The gang

The gang follow me to their pool and food area, in a goosie line, one after the other. As I refill bowls and top up water, they stand in a semi-circle making co-ordinated honking noises. I have finished. Turning to head back to the gate, the gang errupt into a panic and flee. Human has moved. Time to scream.

Having survived, I am running a little late for the chickens. You can feel the tension. Mr Chicken and our new boy, Napoleon are up and crowing loudly. They have been since about 6am. Their runs are separate to the girls as the logistics of re-homing roosters is a difficult one.

The Cou Nous

Mr Chicken used to be with the girls but he is a large cou-nou or naked neck and a bit rough. His feet are more like eagle tallons and the girls get sore bald patches when he gets over excited mounting them. So out to a separate run but within chatting distance until his new run built and he gets his own cou-nou girls.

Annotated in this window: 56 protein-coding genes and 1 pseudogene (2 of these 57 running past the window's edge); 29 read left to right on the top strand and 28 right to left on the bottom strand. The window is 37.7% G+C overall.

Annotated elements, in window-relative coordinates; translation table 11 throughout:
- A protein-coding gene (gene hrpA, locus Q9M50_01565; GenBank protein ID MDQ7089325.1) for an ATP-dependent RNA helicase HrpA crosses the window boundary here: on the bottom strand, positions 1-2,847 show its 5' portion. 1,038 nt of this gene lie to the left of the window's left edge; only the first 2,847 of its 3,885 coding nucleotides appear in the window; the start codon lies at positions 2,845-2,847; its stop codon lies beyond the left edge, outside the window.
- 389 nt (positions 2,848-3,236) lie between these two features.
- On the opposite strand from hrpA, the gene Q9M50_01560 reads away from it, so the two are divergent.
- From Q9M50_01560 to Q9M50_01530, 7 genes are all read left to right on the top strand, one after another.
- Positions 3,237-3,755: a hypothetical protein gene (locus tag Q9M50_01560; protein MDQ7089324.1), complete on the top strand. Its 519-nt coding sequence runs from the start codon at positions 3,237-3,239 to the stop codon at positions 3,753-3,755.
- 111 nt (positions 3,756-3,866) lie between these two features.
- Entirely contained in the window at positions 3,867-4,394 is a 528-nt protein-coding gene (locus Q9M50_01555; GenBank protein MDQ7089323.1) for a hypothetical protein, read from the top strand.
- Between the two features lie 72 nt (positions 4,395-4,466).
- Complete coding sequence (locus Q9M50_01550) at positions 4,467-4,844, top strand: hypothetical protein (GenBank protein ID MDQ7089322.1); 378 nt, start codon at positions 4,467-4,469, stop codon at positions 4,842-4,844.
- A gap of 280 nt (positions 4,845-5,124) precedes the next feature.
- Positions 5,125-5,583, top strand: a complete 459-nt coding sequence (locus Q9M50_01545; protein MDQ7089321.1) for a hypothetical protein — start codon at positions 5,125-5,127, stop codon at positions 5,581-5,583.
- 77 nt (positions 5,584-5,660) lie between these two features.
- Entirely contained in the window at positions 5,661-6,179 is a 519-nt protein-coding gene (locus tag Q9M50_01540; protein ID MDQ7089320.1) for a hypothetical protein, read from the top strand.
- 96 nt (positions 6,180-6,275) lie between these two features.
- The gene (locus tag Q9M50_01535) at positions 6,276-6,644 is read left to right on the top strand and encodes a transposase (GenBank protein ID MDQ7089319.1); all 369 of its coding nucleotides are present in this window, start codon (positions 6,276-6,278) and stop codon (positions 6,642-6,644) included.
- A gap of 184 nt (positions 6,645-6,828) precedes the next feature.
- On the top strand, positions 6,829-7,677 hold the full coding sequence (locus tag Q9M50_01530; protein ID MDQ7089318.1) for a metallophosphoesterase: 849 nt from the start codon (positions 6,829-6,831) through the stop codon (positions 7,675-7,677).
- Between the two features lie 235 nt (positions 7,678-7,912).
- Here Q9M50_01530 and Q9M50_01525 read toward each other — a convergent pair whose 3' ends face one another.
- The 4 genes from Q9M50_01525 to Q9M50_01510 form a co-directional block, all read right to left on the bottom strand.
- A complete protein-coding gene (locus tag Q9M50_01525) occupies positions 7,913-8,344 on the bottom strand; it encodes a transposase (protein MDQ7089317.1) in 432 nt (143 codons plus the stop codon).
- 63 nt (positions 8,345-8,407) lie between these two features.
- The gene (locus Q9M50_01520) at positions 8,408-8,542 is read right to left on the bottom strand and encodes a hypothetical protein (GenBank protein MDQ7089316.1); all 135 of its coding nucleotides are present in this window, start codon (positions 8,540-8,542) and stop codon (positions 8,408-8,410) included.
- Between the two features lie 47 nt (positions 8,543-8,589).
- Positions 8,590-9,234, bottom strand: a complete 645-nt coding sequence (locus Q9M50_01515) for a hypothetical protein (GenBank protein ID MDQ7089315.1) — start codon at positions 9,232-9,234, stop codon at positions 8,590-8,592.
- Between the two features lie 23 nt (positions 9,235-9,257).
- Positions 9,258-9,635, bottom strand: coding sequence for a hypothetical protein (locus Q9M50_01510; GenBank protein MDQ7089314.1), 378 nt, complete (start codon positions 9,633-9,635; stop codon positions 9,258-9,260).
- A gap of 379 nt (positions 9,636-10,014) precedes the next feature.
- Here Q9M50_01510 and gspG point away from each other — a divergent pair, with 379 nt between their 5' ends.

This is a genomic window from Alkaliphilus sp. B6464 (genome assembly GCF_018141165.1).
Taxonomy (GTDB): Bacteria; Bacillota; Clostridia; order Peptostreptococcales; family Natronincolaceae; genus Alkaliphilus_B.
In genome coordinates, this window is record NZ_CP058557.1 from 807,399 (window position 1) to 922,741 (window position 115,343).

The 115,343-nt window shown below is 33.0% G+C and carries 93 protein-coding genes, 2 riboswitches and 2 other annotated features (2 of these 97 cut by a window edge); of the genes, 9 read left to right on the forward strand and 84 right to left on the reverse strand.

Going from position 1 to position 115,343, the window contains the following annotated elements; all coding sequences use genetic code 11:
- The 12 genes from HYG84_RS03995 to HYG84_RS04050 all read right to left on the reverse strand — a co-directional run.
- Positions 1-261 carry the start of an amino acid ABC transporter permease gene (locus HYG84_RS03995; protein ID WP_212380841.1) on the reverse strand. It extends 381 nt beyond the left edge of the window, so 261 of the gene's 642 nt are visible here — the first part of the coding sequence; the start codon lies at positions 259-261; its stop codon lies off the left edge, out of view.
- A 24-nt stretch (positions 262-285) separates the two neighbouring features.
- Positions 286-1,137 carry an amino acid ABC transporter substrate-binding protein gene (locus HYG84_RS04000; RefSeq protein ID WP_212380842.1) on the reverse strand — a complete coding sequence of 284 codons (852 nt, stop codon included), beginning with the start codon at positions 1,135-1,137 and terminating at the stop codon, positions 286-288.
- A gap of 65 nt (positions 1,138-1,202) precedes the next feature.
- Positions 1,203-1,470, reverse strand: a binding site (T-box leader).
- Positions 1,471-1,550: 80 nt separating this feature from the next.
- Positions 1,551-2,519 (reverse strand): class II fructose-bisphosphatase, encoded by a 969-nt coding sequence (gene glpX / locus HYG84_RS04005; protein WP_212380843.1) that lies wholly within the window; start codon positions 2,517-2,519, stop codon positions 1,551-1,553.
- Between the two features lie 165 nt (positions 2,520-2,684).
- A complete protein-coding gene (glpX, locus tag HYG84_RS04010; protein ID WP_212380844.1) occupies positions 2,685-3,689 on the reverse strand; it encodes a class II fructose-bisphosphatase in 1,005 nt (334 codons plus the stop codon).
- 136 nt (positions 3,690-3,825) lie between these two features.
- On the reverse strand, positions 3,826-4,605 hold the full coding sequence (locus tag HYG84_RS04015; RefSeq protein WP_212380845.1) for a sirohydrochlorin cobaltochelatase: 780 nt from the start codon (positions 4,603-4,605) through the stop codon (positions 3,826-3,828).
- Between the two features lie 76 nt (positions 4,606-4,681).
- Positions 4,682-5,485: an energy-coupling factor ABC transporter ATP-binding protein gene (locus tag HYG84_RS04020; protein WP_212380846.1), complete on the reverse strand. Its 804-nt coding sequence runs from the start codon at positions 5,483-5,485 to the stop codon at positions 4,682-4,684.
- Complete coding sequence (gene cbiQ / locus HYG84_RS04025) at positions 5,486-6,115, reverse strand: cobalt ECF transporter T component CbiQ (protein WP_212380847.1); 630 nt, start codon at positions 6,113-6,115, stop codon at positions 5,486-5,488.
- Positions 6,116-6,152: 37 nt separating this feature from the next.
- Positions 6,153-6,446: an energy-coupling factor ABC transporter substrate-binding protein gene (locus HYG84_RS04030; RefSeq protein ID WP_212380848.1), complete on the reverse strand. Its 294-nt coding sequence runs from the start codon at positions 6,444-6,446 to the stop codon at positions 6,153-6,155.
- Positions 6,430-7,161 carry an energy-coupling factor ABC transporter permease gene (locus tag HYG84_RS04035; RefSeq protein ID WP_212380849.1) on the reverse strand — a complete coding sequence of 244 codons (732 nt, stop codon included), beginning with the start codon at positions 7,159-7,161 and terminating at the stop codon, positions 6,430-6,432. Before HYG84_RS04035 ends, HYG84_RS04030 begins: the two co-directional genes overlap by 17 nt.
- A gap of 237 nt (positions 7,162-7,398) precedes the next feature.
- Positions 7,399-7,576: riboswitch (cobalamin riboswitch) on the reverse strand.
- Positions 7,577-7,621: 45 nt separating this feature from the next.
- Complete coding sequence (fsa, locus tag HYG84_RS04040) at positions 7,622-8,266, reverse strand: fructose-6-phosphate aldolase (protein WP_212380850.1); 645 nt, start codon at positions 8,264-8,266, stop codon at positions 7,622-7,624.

Napoleon was bullied and lonely. We rehomed him just a week ago and are awaiting three Marans and three Limousin hens for him in a month from a lovely lady who breeds organic hens. For now he gets a daily visit from Collette our very flirty Rhode Island. He seems to be settling but really doesn’t like Ronnie or Billy.

Ronnie



Little Billy squaring up to Napoleon. Come on Billy….show the girls what your made of!

Good morning Ronnie I reply. Ronnie had bad leg mites when we adopted him. These mites burrow in between the birds leg scales, eating the flesh and if left untreated can cause nerve damage and even the loss of toes. You can buy sprays but an old fashioned homestead treatment is Vaseline rubbed all over the nasty critters. This suffocates and clogs up the mites ability to feed. Game over!